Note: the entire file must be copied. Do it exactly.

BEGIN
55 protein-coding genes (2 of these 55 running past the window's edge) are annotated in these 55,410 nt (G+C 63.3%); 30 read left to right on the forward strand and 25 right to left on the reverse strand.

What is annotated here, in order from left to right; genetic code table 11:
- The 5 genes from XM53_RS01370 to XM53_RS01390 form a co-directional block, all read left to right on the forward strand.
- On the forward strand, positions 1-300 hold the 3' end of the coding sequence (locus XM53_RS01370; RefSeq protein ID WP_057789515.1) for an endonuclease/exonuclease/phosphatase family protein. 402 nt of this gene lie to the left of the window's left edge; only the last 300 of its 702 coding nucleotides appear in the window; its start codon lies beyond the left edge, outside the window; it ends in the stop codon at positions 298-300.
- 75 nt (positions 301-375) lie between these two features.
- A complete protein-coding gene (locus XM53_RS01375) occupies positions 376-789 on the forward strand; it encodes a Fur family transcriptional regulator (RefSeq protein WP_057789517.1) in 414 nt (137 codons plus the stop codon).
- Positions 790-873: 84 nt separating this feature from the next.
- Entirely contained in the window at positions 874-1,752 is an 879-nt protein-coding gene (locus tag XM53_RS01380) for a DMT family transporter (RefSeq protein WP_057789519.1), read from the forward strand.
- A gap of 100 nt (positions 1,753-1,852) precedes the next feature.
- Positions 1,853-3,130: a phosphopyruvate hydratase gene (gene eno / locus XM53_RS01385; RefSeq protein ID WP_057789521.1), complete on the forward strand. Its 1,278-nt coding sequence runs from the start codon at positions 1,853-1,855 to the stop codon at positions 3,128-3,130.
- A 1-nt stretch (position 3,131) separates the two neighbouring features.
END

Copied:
55 protein-coding genes (2 of these 55 running past the window's edge) are annotated in these 55,410 nt (G+C 63.3%); 30 read left to right on the forward strand and 25 right to left on the reverse strand.

What is annotated here, in order from left to right; genetic code table 11:
- The 5 genes from XM53_RS01370 to XM53_RS01390 form a co-directional block, all read left to right on the forward strand.
- On the forward strand, positions 1-300 hold the 3' end of the coding sequence (locus XM53_RS01370; RefSeq protein ID WP_057789515.1) for an endonuclease/exonuclease/phosphatase family protein. 402 nt of this gene lie to the left of the window's left edge; only the last 300 of its 702 coding nucleotides appear in the window; its start codon lies beyond the left edge, outside the window; it ends in the stop codon at positions 298-300.
- 75 nt (positions 301-375) lie between these two features.
- A complete protein-coding gene (locus XM53_RS01375) occupies positions 376-789 on the forward strand; it encodes a Fur family transcriptional regulator (RefSeq protein WP_057789517.1) in 414 nt (137 codons plus the stop codon).
- Positions 790-873: 84 nt separating this feature from the next.
- Entirely contained in the window at positions 874-1,752 is an 879-nt protein-coding gene (locus tag XM53_RS01380) for a DMT family transporter (RefSeq protein WP_057789519.1), read from the forward strand.
- A gap of 100 nt (positions 1,753-1,852) precedes the next feature.
- Positions 1,853-3,130: a phosphopyruvate hydratase gene (gene eno / locus XM53_RS01385; RefSeq protein ID WP_057789521.1), complete on the forward strand. Its 1,278-nt coding sequence runs from the start codon at positions 1,853-1,855 to the stop codon at positions 3,128-3,130.
- A 1-nt stretch (position 3,131) separates the two neighbouring features.